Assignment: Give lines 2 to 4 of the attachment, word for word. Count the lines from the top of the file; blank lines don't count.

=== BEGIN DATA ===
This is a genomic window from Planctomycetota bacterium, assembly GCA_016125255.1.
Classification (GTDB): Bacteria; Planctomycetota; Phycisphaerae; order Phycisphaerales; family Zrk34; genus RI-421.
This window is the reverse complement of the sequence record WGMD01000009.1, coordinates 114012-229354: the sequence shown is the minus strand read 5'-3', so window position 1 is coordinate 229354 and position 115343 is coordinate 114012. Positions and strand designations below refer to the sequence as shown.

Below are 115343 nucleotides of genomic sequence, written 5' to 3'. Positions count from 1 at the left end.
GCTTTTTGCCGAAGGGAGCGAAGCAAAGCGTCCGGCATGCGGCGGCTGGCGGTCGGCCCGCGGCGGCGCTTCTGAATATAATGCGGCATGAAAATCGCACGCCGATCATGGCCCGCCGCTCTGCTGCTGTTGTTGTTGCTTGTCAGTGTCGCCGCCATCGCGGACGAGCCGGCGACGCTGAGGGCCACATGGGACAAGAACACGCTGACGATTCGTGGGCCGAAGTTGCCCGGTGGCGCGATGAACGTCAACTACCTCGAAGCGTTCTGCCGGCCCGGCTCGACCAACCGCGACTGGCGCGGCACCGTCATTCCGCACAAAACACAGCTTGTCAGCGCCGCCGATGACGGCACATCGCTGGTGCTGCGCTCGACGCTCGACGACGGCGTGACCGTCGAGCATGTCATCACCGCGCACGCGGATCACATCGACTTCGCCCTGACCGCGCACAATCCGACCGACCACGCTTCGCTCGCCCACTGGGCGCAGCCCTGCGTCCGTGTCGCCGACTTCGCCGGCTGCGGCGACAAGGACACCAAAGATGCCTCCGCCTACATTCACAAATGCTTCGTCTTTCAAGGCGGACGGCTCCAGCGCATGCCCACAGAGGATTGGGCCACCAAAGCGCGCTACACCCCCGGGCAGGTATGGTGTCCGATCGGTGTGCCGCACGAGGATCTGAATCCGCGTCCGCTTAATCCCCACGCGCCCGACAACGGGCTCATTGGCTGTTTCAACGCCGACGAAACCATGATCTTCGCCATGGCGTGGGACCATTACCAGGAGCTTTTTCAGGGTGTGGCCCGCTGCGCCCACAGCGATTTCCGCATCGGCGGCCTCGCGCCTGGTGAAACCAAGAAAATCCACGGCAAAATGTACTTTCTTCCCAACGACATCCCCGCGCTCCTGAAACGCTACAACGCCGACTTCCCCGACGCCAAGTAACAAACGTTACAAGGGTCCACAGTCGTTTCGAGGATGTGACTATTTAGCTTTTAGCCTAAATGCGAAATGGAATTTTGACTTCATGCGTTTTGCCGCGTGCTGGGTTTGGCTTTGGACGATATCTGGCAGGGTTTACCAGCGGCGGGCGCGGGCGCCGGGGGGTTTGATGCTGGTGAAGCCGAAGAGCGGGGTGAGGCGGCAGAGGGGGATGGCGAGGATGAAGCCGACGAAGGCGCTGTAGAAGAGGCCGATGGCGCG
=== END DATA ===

Classification (GTDB): Bacteria; Planctomycetota; Phycisphaerae; order Phycisphaerales; family Zrk34; genus RI-421.
This window is the reverse complement of the sequence record WGMD01000009.1, coordinates 114012-229354: the sequence shown is the minus strand read 5'-3', so window position 1 is coordinate 229354 and position 115343 is coordinate 114012. Positions and strand designations below refer to the sequence as shown.

Below are 115343 nucleotides of genomic sequence, written 5' to 3'. Positions count from 1 at the left end.